Methadone maintenance treatment, one of the earliest forms of MAT, started in the 1960s. Researchers conducted groundbreaking demonstrating that long-term use of methadone, an opioid agonist, could effectively reduce withdrawal symptoms and cravings in individuals with opioid dependence, allowing them to stabilize their lives and engage in rehabilitation.

Since then, MAT has evolved to include other medications such as buprenorphine and naltrexone, and it has become an essential component of comprehensive addiction treatment programs worldwide. While the specific individuals who contributed to the development of MAT may vary, these pioneers played significant roles in establishing the foundation for its use in treating substance use disorders.

    Welcome to Sobriety Centers of New Hampshire

    FAQs About Medication-Assisted Treatment (MAT):

    How does MAT work?

    MAT works by using medications to help stabilize brain chemistry, reduce withdrawal symptoms, alleviate cravings, and block the effects of opioids. This allows individuals to focus on recovery and engage in therapy and other support services.

    What medications are used in MAT?

    The main medications used in MAT for opioid addiction include methadone, buprenorphine, and naltrexone. Each medication works differently to address addiction and may be chosen based on individual needs and medical history.

    Is MAT effective?

    Yes, MAT has been shown to be effective in treating opioid addiction. Research indicates that MAT can reduce opioid use, decrease the risk of overdose, improve retention in treatment programs, and increase overall quality of life for individuals struggling with addiction.

    Is MAT just substituting one addiction for another?

    No, MAT is not simply replacing one addiction with another. The medications used in MAT are carefully prescribed and monitored by healthcare professionals. They work to stabilize brain chemistry and reduce cravings without producing the harmful effects associated with opioid abuse.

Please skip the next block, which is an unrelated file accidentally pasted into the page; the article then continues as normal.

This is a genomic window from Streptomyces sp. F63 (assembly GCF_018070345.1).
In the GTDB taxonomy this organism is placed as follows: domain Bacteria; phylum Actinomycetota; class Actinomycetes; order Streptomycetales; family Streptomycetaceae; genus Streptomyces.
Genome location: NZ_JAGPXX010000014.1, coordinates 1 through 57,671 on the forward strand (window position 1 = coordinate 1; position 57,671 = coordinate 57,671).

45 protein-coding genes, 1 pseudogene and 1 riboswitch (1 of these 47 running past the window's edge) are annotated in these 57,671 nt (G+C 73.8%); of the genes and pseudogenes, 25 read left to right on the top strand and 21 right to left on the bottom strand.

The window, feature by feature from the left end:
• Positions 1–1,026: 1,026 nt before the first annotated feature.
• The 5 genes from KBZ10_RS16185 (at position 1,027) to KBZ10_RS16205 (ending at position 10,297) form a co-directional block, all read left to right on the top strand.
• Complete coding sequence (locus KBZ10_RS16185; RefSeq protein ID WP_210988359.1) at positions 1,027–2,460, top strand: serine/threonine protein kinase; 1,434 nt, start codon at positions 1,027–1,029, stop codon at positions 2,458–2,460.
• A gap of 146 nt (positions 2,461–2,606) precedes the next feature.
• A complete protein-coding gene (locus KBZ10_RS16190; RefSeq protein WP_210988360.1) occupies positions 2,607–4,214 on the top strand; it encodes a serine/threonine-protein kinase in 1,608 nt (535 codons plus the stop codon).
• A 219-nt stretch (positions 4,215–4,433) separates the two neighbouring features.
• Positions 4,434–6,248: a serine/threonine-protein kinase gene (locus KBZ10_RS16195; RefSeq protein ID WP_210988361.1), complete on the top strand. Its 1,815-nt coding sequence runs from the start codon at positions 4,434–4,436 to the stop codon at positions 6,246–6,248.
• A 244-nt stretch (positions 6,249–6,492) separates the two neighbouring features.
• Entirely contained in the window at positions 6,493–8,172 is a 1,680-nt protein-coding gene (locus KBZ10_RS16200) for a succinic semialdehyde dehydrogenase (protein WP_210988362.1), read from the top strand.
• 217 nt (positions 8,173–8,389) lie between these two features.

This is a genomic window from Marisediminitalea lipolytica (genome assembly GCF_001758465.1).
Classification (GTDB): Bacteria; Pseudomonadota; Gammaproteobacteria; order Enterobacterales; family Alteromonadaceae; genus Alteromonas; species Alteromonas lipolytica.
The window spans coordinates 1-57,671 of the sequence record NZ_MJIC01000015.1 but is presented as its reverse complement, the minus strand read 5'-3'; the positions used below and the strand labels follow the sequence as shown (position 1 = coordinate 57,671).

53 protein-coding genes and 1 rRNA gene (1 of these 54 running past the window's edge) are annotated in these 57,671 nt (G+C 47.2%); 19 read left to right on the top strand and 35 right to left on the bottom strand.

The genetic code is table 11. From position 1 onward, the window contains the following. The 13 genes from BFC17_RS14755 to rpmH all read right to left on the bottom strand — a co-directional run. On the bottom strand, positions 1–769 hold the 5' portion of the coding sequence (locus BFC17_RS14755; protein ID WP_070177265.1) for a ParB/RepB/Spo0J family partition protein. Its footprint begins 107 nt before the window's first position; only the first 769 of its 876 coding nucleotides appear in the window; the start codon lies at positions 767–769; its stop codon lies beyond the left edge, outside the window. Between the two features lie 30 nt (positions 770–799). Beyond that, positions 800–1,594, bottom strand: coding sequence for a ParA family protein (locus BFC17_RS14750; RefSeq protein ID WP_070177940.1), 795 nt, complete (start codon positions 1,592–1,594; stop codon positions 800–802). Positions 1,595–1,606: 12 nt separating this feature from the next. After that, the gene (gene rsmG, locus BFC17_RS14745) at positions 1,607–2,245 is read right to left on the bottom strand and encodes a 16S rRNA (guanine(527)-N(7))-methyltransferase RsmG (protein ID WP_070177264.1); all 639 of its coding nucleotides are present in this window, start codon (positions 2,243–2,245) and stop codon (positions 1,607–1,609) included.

How long does MAT last?

    The duration of MAT varies depending on individual needs and treatment goals. Some individuals may require MAT for a short period to manage withdrawal symptoms and stabilize their recovery, while others may benefit from long-term maintenance therapy to prevent relapse.

    Is MAT covered by insurance?

    Many insurance plans cover MAT as part of addiction treatment services. Feel free to contact us so we can help you see if your plan covers this treatment.

    Is MAT safe?

    When prescribed and monitored by healthcare professionals, MAT is considered safe and effective for treating opioid addiction. Like any medical treatment, there may be potential side effects, but the benefits of MAT generally outweigh the risks for individuals struggling with addiction.

    Is MAT right for everyone with opioid addiction?

    MAT is not necessarily the right choice for every individual with a substance use disorder.  Treatment decisions should be made in consultation with a healthcare provider who can assess the individual’s medical history, addiction severity, treatment goals, and other factors to determine the most appropriate course of action.